Well explained data

The Our World in Data team put together a well explained visualization (here) of COVID data post-vaccines in the past 6 months.

It starts by explaining the importance of understanding death rates vs. the raw number of deaths to understand vaccine effectiveness.

Once we have that out of the way, we can now look at how the stats have trended. Vaccine performance has been similar to trials – J&J has a higher death rate than the Pfizer/Moderna vaccine. And, the vaccines – on average – reduce the mortality rate between 400%-800%.

It is fascinating to see an even higher delta between the vaccinated and the unvaccinated in the UK. This is a combination of the Pfizer and the Oxford-AstraZeneca vaccine. I wonder if it is driven by more severe waves driven by a more urban population.

And, finally, we only see a 200% delta in Chile where the vaccinations were done with the Sinovac vaccine (lower effectiveness).

This combination of explainer + chart is a great example of well explained data. It captures the nuance (mortality rate vs. mortality) while still keeping it simple.

If you do enjoy a more complex data visualization, Nassim Taleb had a good one. He explained that COVID isn’t an old person problem. It just acts as a multiplier on existing mortality rates. It is just that the mortality rate for older folks is higher by default.

I think 2022 will be the final year of the COVID-19 pandemic in most countries. With anti-viral pills on the way, health officials won’t need to work on vaccine adoption curves as hard as they do right now. It is futile. If data from over 3B fully vaccinated people doesn’t help, nothing will. :-) When people land up in a hospital next year, they’ll just get the anti-viral pill.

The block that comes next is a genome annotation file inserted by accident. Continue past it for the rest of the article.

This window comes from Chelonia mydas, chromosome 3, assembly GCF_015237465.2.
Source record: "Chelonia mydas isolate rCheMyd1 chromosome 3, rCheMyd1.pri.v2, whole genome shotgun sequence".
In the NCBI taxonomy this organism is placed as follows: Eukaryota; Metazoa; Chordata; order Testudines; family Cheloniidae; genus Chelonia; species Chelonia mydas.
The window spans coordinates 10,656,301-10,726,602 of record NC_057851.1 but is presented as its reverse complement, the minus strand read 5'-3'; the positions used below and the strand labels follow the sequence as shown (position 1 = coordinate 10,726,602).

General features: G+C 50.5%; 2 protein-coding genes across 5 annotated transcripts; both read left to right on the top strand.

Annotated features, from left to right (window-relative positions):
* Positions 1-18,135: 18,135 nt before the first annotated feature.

It’ll be interesting to see how long masking lives on though. As an example, folks who traveled a 16 hour flight recently were understandably complaining about feeling suffocated. But, airlines are all about the theatre (security checks, etc.) – so, some effects may linger longer than most of us hope.

Finally, as we head into the thanksgiving long weekend, I got my booster shot yesterday. I walked into a Costco, asked if it was available, filled up a form, and got my shot for free.

That’s a lot of privilege right there.

Much to be grateful for, I have.